At the beginning of the 19th century, only four Colleges in the United States possessed medical schools - Columbia, the University of Pennsylvania, Harvard, and Dartmouth. For several years, Penn alumni and supporters successfully blocked all efforts to form an additional school. Led by Dr. George McClellan, a group of men hit upon a strategy to bypass this situation.
Establishing a School
In 1824, McClellan and others petitioned Jefferson College at Canonsburg to add a medical school. While technically part of Jefferson College, Jefferson Medical College was located in Philadelphia with administrative and financial responsibility in the hands of the faculty.
Although challenged by the University of Pennsylvania, in 1826 the Pennsylvania Legislature passed a bill that ratified the actions of Jefferson College. This allowed the College to grant medical degrees to its students.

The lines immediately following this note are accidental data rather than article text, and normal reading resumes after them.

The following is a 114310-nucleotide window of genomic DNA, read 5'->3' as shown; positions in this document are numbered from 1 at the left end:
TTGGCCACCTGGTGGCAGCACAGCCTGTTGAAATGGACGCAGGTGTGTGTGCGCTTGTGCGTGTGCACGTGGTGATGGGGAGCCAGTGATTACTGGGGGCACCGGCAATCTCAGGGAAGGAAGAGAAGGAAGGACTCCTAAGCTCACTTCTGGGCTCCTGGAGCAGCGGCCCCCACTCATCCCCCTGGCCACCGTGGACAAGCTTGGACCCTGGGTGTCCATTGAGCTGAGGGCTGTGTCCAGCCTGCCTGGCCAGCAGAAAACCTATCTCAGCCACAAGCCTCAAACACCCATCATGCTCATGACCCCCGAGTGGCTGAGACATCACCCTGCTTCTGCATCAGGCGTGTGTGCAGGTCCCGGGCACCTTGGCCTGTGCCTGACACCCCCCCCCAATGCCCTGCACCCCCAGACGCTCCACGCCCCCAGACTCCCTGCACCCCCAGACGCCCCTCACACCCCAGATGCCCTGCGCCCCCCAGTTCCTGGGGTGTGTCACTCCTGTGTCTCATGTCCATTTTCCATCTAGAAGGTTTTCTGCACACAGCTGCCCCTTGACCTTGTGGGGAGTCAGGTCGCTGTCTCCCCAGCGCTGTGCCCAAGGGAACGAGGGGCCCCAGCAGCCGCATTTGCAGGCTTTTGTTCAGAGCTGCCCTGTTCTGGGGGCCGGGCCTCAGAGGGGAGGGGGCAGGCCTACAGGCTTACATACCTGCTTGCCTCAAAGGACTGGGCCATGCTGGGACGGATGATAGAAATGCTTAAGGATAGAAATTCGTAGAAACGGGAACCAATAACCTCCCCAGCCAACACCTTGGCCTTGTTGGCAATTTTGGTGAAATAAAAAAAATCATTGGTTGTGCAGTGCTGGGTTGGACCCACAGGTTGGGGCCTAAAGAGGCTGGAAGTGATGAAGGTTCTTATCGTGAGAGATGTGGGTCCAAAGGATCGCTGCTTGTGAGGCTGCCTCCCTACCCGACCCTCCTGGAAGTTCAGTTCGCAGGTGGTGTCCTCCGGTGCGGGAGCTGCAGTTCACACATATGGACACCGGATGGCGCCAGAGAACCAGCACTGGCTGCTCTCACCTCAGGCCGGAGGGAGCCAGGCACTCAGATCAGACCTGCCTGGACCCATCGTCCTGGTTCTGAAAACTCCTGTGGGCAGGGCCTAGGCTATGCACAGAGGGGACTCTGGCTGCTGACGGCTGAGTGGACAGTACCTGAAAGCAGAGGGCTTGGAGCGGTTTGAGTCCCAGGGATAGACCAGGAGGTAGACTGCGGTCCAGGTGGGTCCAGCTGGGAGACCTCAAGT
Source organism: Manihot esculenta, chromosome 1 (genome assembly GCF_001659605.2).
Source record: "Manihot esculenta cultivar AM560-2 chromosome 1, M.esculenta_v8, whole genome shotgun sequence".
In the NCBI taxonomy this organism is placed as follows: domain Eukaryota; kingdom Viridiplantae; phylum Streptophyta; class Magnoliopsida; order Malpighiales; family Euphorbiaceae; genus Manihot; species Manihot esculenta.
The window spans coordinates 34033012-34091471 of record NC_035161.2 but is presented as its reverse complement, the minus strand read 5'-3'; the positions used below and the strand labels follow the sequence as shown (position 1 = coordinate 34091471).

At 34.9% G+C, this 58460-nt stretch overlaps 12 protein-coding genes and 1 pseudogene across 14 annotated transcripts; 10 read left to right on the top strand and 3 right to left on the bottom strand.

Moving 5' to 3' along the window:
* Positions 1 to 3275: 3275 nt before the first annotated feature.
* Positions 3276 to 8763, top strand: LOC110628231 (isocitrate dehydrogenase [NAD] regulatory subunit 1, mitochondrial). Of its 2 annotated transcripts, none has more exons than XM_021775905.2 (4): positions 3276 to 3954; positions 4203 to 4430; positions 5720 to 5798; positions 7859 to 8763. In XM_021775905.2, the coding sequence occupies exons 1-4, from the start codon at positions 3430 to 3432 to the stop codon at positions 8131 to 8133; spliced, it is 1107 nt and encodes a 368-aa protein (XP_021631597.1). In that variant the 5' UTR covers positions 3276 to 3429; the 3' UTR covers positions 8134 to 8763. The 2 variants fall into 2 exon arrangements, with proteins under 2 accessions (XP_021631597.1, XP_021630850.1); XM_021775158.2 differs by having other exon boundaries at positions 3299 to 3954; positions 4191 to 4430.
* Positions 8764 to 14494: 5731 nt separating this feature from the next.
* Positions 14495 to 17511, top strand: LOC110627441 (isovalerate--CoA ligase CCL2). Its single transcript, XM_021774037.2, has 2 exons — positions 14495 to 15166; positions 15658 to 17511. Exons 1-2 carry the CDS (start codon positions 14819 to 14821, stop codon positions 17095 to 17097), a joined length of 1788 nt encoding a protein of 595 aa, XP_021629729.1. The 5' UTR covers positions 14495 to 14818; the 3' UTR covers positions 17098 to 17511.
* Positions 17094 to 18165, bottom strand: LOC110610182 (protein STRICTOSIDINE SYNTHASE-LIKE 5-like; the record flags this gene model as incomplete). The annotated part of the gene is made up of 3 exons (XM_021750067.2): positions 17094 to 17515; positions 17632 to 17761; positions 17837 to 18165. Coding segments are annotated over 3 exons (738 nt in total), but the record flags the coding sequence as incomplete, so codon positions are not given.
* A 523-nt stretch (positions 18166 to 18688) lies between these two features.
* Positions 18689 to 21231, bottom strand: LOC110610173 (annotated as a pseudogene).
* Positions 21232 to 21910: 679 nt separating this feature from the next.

For Jefferson’s first graduating class, twenty individuals received the MD degree in a ceremony held on 14 April 1826 at the Tivoli Building on Prune Street.
Nathan L. Hatfield, the recipient of the diploma pictured here, became a prominent physician in Philadelphia. He served on the staff of the Philadelphia Hospital, as president of the Board of health in 1845 and also as president of the County Medical Society in 1865. Dr. Hatfield died on 29 August 1887.
By 1838, Jefferson Medical College gained its own independent charter and severed its ties with Jefferson College.
Image 1: George McClellan (portrait), ca. 1840-1847.
Image 2: Diploma of Nathan L. Hatfield, 1826.